15 March keynote speech for Israeli Center for Third-sector Research
Ben Gurion University, Beer Sheva, Israel
Stanley N. Katz, Woodrow Wilson School, Princeton University




Professor Gidron and distinguished guests:

To me it is simply astonishing that we should be gathered here today to commenmorate the opening of the Israeli Center for Third-sector Research. Who would have thought when I began my academic career more than forty years ago that such a "field" could exist? And even when such a field began to develop a little more than two decades ago, who would have thought that it would have appeal to social activists, academics (not to mention governments) outside the United States? Such persons would have been either visionary or silly, or both.

In my country there had long been research that, in retrospect, was closely related to ideas and behaviors which today we label "the third sector." For the most part, these efforts were conducted in the schools of social work newly created in the early part of this century, and they flowed from the first, fumbling efforts of Americans to understand how the national state might intervene to alleviate the physical and material dilemmas of too many citizens. These schools of course trained one of the most important new groups of experts who were so dramatically altering the nature of American life, but they also began to develop a new form of social science related to the systematic understanding of poverty and other social ills. The genius of the schools of social work was that they were necessarily interdisciplinary, in an era in which the newly-established academic disciplines were beginning to flex their territorial muscles. The social work researchers spread their intellectual nets widely, nowhere more so than in the magnificent School of Civics and Philanthropy at the University of Chicago under the inspired leadership of Sophonisba Breckinridge.

These efforts in the social analysis of living conditions were of course taken up by the emerging disciplines of the social sciences, following the lead of the social workers. Sociology and political science, as well as economics, began producing the sort of scholarship which investigated the root causes of social dysfunction. And like the social workers, they did so in close collaboration with state and municipal governments, for they understood from the start that their research needed to be both scientific and practical. Such academic research was financed not by the universities, but by the private philanthropic foundations that themselves had only been created in the period just before the First World War, led by the several Rockefeller Foundations and the Russell Sage Foundation. This research actually epitomized the philosophy of the early philanthropists, who desired to move beyond charity's goal of alleviating distress and to discover the underlying causes of social and physical dysfunction, and it was in large part stimulated by philanthropic investments in research funded by their foundations. What emerged before the traumatic years of the Great Depression, then, was a growing and interconnected system of funders, university researchers and governments concerned with discovering new (to the United States) methods of identifying, analyzing and responding to social problems.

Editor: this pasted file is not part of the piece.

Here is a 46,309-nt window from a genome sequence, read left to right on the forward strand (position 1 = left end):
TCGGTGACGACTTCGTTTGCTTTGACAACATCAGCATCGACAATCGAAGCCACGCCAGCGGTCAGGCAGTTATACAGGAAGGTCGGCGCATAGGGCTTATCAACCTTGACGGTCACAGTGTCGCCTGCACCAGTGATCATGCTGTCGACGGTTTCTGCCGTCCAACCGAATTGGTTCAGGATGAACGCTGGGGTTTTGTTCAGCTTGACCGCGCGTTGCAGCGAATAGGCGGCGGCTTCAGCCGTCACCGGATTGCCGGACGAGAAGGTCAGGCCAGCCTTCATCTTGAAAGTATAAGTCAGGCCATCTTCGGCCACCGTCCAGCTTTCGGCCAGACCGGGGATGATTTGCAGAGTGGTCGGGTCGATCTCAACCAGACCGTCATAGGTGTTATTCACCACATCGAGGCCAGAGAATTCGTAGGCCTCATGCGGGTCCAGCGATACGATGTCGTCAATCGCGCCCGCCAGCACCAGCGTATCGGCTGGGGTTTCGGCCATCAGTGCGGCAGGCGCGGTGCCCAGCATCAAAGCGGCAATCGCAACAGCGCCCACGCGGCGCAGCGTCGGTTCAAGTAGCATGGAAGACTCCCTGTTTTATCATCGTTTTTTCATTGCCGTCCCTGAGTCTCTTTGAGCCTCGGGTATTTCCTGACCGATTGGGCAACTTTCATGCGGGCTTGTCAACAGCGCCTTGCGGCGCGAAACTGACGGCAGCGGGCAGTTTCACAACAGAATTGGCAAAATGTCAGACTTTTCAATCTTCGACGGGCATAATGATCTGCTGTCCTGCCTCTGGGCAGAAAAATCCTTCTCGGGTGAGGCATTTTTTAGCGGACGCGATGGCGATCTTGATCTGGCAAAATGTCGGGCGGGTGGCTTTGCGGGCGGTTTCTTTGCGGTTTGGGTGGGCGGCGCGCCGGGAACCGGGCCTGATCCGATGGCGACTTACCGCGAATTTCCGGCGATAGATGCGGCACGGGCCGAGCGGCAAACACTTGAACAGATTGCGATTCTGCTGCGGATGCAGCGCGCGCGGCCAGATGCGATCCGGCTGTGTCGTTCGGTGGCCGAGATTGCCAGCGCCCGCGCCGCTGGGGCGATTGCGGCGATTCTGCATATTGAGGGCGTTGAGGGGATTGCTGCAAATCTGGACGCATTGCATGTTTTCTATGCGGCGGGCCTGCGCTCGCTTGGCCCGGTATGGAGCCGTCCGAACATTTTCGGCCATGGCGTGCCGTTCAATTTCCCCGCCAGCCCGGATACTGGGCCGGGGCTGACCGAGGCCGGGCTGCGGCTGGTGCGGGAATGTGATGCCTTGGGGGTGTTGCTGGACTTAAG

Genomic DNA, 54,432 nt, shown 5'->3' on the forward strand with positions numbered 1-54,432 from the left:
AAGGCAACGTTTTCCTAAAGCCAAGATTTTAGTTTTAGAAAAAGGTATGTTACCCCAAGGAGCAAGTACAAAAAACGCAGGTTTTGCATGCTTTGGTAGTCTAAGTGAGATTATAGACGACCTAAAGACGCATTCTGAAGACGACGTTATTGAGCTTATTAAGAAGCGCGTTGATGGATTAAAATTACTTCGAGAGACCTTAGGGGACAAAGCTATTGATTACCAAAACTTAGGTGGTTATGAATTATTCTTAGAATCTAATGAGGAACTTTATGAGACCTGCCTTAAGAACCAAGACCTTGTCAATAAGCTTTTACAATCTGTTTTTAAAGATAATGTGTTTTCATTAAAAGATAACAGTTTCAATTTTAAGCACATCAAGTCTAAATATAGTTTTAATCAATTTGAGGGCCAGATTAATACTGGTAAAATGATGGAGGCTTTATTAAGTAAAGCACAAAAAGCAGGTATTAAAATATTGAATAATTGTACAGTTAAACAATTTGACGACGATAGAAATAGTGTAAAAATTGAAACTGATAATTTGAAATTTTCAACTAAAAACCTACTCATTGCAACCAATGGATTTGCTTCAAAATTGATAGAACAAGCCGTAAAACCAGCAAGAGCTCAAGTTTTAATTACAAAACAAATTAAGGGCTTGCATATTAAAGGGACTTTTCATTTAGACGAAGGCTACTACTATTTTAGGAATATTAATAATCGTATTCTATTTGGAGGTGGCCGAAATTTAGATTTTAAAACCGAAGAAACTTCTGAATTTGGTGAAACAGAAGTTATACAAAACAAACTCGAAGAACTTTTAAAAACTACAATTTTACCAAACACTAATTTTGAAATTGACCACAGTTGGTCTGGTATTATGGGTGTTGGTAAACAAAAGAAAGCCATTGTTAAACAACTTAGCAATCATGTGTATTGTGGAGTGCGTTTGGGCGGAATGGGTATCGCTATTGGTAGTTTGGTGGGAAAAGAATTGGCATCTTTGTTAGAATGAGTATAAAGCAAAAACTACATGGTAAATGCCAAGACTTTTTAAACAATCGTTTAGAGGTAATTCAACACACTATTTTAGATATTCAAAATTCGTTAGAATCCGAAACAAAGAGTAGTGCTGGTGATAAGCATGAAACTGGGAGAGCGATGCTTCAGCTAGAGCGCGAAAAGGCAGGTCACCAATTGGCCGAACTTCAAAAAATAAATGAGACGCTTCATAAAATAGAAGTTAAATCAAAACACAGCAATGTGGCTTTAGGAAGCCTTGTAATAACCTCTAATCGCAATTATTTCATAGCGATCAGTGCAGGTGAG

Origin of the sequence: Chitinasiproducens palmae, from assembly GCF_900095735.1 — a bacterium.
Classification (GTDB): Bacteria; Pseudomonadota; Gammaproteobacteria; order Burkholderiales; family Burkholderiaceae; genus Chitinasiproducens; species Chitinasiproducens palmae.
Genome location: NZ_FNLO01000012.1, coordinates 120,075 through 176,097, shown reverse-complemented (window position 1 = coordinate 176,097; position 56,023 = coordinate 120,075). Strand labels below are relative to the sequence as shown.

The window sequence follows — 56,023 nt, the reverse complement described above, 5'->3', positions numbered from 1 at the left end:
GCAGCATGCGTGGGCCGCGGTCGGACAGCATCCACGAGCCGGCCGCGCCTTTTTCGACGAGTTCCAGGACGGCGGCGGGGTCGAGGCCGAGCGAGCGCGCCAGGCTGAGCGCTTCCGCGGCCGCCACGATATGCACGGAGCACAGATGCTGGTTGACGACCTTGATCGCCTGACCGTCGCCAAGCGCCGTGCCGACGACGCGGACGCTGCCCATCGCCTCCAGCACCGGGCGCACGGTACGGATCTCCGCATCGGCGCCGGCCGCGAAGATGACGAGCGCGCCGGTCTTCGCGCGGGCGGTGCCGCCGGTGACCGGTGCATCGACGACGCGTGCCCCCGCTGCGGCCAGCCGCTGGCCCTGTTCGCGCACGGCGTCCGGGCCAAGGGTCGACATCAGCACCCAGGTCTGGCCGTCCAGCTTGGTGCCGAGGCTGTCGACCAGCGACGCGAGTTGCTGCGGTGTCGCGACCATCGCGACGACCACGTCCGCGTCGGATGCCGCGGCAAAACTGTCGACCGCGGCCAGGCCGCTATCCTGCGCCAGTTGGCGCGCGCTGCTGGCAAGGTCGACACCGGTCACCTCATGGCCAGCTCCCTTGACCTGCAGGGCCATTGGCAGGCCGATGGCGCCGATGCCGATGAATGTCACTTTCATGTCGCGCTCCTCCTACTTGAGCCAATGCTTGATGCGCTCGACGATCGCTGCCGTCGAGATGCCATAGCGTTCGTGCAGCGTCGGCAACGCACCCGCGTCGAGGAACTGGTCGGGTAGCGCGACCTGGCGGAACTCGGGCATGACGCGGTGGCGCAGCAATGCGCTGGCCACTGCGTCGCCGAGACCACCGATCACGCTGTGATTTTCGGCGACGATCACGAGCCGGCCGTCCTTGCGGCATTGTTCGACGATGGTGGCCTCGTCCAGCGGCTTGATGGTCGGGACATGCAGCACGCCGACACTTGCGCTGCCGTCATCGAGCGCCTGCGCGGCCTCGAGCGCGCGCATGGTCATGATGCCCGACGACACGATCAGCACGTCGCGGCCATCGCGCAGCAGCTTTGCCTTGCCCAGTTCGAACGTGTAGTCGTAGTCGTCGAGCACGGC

It is important to recognize that this newly-consumated marriage of social science, philanthropy and government was largely an American phenomenon in the period before World War II. The reasons for this were many, but they mostly stemmed from the adamant refusal of Americans to allocate to their governments the research and planning functions that were already common in Europe. Americans have always feared socialism, and in the years following the turn of the twentieth century, they were particularly anxious about the manifestations of the welfare state that had taken root almost everywhere in Europe. But the turn of the century era was also a period of energetic political reform in the United States under the label of Progressivism. Spurred by the reformers and their own form of social conscience, the Americans recognized the existence of severe social ills in their country (illness, poverty, ignorance) and wondered how they could begin to address these problems without permitting the expansion of state power and the consequent constriction of individual liberty.

The answer (that took form over a generation) was to apply new industrial wealth, the human resources of the recent professionalization of social services, the new techniques of industrial organization and the exciting discoveries of the second Scientific Revolution to the investigation and remediation of the social problem. This was intended to be a private sector, free market approach to the dilemmas of an onrushing industrial society, in keeping with American political values. The model was the use of the huge amounts of disposable wealth and the rapidly expanding body of social knowledge in new organizational forms to search for the root causes of social ills and to develop policies to address them. For many of the new class of private investigators of social problems, another part of the model was to develop policies that federal, state and local governments could subsequently implement. Government, that is, would be brought into play at the end of the planning process, not in its beginnings.